Trees of Fruit

How do we know we’re saved?

For “seasoned” Christians like myself, we’re all too quick to answer, “Well, because I believe that Jesus is the Son of God and that He came to earth to die on a cross and rise again.” It’s that simple, isn’t it? I mean, doesn’t our Lord say in john 3:16 that “For God so loved the world, that He gave his only Son, that whoever believes in Him should not perish but have eternal life.”? So that’s it, right? We believe in Him, and we’re in, bada-bing bada-boom. Of course we know we’re saved! But what if I told you there was more to it than that? What if simply saying you believe in the existence of God and His Son doesn’t get you all the way?

Doesn’t the bible also say in Matthew 7:21 that “Not everyone who says to me, ‘Lord, Lord,’ will enter the kingdom of heaven”, and that “Even  the demons believe – and shudder! (James 2)”?

So then how do we know? What sets us apart from the demons, who will be cast forever into the fire?

Have you ever been challenged in your spiritual walk? I have, and I truly relish those moments, because I know they will lead to growth and wisdom. This week I was challenged; I was pushed beyond my comfort zone and feel as though I have grown considerably as a Christian.

What I learned was nothing new. Individually they were parts of the bible that I knew almost by heart. There was no mind-blowing revelation about them or their interpretation. Rather, they were simply blended in a way that I hadn’t seen them before.

If you’ve been saved longer than a week, chances are good you’re familiar with the verse in Matthew 7 which reads “You will know them by their fruits. Do men gather grapes from thornbushes or figs from thistles? Even so, every good tree bears good fruit, but a bad tree bears bad fruit. A good tree cannot bear bad fruit, nor can a bad tree bear good fruit.”

The verse speaks of the works and deeds of men. Jesus is adamant that evil works cannot come from a good man, and good works cannot come from an evil man.

Now wait, how can that be? As Christians we know that we are imperfect and in need of grace because of our sin.

I’m a big believer in going back to the Greek in situations like this, so let’s take a look. The word evil here comes from the Greek word ponēros, which means full of hardships, or of bad nature. Clearly Jesus isn’t saying that a good Christian will never sin or produce a bad work, or even struggle with a thorn in the flesh like Paul (2 Corinthians 12:7). Instead, He is speaking of the constant nature of the person.

If not for grace, there go I. I have sins, dark and vile sins, just like everyone else on this planet. When I read Paul say he is the chiefest of sinners I laugh and shake my head, oh if only he knew ME!

But God does know me, He knew me from the beginning of time, and He provided exactly what He knew I was going to need; A Savior. And because of the sacrifice of The Spotless Lamb, I am free. “Therefore, if anyone is in Christ, he is a new creation” 2 Corinthians 5:17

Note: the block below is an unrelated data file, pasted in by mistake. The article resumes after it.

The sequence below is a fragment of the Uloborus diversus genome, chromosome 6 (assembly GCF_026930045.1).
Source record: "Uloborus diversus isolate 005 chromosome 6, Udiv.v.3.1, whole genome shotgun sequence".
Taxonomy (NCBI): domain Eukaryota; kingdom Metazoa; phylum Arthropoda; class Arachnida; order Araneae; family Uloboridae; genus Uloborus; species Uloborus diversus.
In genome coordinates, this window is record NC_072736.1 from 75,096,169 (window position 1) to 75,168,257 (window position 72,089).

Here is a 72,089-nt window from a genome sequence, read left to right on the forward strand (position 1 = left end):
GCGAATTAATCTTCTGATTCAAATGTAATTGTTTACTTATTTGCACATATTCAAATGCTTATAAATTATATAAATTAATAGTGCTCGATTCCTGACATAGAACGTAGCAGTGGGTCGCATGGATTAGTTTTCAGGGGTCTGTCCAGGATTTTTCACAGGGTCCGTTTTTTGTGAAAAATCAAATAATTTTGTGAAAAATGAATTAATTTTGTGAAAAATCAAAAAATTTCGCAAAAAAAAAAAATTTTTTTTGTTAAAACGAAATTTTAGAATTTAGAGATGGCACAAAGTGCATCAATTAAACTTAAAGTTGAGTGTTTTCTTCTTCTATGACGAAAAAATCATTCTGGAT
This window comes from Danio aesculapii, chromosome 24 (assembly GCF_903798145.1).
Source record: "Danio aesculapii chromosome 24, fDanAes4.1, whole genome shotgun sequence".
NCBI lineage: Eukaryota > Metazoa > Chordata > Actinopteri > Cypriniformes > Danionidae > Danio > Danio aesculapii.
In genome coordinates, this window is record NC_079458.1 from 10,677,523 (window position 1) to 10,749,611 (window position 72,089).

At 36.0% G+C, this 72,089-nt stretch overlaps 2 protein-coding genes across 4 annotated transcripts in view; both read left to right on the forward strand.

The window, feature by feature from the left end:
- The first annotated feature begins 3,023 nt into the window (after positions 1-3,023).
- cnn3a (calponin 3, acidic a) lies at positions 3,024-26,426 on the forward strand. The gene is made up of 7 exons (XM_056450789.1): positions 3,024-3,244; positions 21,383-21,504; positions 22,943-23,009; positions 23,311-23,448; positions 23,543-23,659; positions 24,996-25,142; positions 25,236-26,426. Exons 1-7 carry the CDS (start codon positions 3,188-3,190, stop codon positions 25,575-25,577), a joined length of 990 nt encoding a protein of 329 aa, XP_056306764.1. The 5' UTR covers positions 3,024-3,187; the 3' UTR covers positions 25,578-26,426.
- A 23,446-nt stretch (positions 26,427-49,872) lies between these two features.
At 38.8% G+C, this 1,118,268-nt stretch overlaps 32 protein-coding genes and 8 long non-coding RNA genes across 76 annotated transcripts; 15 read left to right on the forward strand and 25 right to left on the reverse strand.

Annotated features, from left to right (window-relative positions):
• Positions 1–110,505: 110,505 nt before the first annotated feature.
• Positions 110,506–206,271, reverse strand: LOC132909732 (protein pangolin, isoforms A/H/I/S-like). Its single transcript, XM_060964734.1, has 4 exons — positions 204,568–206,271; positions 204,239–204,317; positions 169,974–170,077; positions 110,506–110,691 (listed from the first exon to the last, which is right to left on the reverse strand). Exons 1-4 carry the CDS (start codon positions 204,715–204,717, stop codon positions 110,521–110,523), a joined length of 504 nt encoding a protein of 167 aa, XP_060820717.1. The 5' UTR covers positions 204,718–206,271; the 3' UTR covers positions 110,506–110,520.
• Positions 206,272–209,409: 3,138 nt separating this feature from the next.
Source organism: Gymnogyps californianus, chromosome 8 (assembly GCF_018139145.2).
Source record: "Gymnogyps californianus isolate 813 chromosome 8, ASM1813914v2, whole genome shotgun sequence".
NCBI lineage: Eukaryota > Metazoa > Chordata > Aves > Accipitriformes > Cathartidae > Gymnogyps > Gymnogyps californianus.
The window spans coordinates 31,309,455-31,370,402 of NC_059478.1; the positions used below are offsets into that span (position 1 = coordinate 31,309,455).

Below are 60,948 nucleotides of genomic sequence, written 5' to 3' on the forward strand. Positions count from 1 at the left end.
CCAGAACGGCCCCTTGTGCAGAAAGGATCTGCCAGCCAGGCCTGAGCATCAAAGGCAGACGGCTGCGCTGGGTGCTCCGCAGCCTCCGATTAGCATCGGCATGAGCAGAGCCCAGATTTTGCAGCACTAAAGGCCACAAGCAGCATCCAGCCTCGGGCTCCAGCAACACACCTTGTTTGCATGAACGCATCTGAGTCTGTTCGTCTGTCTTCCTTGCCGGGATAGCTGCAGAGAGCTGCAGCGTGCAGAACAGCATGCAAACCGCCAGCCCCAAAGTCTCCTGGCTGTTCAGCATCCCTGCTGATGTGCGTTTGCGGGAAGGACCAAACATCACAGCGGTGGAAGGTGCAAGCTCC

The old is gone, the spirit of Christ reigns in my heart – I am not who I was, and so I am not bound to the sins I once committed.

And so a person who lives a full life of sinful disregard – no matter how many Sundays  they sit and shout “Amen” from their seat in church – is at best completely inhibiting any kind of relationship with God, and at worst in very real danger of being deceived about their salvation.

How do we know, then? The bible has the answer, if we only choose to seek it.

2 Corinthians 13:5 ” Examine yourselves as to whether you are in the faith. Test yourselves. Do you not know yourselves, that Jesus Christ is in you? – unless indeed you are disqualified”

Test yourselves. Are you living in line with the way God has called us to live? We don’t have to guess, y’all, He lays it out for us through His Son in the Word. Grace isn’t an excuse to live recklessly and sinfully, and if we can do that without feeling the burn of our conscience, we need to sit down and ask ourselves very seriously if we have Jesus in our hearts at all.

If you find the answer is no, I beseech you to embrace Him with more than words, but with all of your heart, and soul, and mind.

And if the answer is yes? We need to quiet ourselves and listen for that still small voice. To get back on the narrow path and reestablish our fellowship with Christ.

So right now, tonight, I invite you to ask yourself – judging by your fruit – which tree are you?

Disclaimer: I fully and completely believe in the idea of once saved always saved. I do not believe that a Christian who, at one time in their life, made a sincere and honest decision to accept Jesus into their lives as their savior, and asked for forgiveness of their sins, can lose that salvation in a season of backsliding. However, I believe the grey area of “Am I backslidden, or was I never truly saved?” is one that should be avoided at all costs, for our soul’s eternal sake.


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